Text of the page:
“Dads don’t have as many opportunities,” Slava Leykind said of the preponderance of fathers at play during the event. The director at Sawaya Segalas & Co. picked up the stuffed pink mobile phone his daughter Charlotte had dropped. “She makes a lot of calls.”

A similar scene played out Saturday at the New-York Historical Society family benefit, as dads joined their children to stitch up a Union soldier’s leg, mint currency with the help of Alexander Hamilton, and make uniforms for the players in the first baseball game ever.

“It’s unique for kids to be able to come and see, feel and touch history,” said Frank Chiodi of Cornerstone Macro. His younger daughter wore a sash she’d made in an area devoted to the suffragettes. “Did Papa ever boss you around?” she asked her mom, Maria Chiodi, a derivatives lawyer.

Tina Fey

Moms were on hand to answer the tough questions. Did learning about history make Tina Fey a better comedian?

“Learning about anything makes you a better comedian,” Fey replied, before playing with blocks with her daughter in the DiMenna Children’s History Museum at the Historical Society. Hedge-fund manager Joseph DiMenna of Zweig-DiMenna Associates LLC and his wife, Diana, gave the naming gift for the museum and were the primary hosts.

Both events drew more than 500 guests each. The New-York Historical Society raised almost $250,000, offering children’s tickets at $75 and adult tickets at $150. The New York Public Library raised $267,000, with children’s tickets priced at $100 and adults at $150.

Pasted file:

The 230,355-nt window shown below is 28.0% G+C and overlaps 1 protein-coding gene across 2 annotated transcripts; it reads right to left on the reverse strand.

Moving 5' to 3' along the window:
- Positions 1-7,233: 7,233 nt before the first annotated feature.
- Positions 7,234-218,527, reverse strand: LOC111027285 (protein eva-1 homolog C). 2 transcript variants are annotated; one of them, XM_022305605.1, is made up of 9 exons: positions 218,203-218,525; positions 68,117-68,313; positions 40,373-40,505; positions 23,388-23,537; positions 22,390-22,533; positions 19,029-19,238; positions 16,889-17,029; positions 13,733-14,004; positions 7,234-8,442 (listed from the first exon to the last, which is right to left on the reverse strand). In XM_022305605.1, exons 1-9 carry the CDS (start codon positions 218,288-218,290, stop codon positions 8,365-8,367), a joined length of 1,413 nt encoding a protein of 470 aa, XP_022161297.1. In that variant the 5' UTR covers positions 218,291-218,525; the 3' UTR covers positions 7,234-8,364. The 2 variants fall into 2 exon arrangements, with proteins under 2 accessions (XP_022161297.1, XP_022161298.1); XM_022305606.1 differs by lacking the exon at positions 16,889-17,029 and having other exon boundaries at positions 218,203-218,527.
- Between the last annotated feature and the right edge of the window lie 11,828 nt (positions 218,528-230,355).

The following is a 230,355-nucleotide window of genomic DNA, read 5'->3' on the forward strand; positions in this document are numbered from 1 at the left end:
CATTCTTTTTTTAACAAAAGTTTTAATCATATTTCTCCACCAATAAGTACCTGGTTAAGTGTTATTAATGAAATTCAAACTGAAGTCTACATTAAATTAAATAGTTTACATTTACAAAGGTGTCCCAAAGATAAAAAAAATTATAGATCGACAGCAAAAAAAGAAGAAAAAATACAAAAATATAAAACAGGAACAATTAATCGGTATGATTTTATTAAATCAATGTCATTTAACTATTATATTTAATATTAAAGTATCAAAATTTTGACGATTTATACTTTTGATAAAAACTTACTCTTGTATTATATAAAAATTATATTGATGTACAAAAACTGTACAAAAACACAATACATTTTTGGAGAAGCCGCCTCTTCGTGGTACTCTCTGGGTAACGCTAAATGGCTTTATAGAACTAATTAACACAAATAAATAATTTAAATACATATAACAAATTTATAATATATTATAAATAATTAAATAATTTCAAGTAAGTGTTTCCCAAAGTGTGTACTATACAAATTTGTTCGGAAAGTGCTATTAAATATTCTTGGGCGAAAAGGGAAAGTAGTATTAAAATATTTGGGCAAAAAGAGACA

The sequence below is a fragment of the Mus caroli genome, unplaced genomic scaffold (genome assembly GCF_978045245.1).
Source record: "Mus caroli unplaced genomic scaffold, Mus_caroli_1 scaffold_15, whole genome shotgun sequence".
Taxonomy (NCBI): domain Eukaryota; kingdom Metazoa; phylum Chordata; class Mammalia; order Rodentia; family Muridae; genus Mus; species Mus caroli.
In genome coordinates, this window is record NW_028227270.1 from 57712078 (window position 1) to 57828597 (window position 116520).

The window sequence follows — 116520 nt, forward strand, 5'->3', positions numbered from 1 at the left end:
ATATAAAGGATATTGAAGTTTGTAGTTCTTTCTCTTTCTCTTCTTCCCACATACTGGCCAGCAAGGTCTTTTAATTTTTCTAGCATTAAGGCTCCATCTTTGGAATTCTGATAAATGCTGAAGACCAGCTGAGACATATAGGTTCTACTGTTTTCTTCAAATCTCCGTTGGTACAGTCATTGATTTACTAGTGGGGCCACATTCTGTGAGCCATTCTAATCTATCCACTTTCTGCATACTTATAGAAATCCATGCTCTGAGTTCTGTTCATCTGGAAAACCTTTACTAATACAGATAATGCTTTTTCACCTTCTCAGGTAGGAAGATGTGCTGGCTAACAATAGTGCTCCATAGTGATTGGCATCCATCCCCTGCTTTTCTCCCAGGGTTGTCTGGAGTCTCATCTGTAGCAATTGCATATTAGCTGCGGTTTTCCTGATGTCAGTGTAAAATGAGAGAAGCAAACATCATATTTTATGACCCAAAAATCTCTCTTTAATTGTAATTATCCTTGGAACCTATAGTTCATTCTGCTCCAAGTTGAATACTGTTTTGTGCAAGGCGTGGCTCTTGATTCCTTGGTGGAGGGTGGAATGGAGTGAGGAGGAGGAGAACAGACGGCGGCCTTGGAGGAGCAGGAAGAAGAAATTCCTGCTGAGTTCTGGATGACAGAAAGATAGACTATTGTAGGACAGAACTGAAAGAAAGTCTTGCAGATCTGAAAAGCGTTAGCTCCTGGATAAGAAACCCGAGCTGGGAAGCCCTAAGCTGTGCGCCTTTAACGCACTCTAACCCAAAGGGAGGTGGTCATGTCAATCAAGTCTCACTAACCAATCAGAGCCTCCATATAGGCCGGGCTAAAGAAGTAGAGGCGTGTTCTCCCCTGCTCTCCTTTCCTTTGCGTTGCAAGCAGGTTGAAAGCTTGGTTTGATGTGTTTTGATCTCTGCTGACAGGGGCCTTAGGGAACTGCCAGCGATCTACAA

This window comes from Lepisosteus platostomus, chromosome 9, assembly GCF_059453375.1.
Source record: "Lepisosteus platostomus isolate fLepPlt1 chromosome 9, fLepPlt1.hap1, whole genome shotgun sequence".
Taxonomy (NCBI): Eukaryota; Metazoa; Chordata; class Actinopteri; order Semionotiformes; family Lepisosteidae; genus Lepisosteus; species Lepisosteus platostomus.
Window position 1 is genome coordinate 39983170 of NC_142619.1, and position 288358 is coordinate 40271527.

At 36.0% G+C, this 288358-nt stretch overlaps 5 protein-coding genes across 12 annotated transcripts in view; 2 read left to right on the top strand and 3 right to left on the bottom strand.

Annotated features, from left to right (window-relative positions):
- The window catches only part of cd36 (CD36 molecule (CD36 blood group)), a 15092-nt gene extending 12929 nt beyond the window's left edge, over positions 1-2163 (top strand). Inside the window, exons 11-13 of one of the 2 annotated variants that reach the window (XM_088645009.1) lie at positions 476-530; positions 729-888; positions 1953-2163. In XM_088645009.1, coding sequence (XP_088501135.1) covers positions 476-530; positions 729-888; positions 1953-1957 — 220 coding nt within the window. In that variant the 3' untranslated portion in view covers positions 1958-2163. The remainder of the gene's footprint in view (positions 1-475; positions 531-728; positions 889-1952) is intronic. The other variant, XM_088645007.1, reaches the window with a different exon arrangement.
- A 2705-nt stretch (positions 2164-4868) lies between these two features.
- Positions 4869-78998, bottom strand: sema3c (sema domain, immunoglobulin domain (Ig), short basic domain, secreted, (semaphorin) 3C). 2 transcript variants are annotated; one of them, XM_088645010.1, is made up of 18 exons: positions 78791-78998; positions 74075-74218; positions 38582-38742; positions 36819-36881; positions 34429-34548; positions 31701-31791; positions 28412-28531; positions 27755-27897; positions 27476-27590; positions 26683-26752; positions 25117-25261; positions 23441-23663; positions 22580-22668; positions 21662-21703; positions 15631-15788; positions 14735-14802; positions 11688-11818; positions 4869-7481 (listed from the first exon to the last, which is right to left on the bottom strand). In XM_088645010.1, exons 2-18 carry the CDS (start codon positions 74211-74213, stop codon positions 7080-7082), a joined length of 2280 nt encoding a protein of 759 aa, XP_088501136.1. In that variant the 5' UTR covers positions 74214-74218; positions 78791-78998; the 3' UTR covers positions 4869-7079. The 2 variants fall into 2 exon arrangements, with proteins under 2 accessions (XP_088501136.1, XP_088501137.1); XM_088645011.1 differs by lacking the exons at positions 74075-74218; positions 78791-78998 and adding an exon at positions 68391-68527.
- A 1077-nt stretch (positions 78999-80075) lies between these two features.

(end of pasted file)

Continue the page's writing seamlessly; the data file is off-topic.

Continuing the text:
“Some parties are so boring, so fancy schmancy,” said Emma Nikov, 9, who attended the Historical Society benefit with her dad, Svetoslav Nikov of Cyrus Capital Partners LP. “I like this party because there are lots of activities.”

Sugar Police

Perhaps that’s why the men liked these parties too: there was plenty for grownups to do, from discussing the colors in a Van Gogh to making submarines out of plastic bottles to watching a Civil War doctor remove bullets from bloodied legs in the hospital tent.

Dads also served as stylists (“Let me see your teeth, you’re a shark,” said attorney Michael Beys before taking a photo), donned Gilded Age garb to pose for family portraits, and monitored sugar intake.

“We had a deal, only two,” said Jonathan Eilian, formerly of Starwood Capital, warning his daughter not to take a third nautical-themed, graham-cracker-and-Goldfish-encrusted marshmallow pop at the library party.

The next big family benefit is the Metropolitan Museum of Art’s Stone by Stone party, which has an architecture theme and will offer a 3D printing demonstration and lessons on the construction of stained glass and castles. Adult tickets are $175, children’s are $85.

“It is more of a mommy scene,” said Julie Macklowe, chief executive officer of Vbeaute and a member of the benefit committee. It’s scheduled for Thursday, Jan. 30 from 5:30 p.m. to 8 p.m.

To contact the reporter on this story: Amanda Gordon in New York at agordon01@bloomberg.net

To contact the editor responsible for this story: Christine Harper at charper@bloomberg.net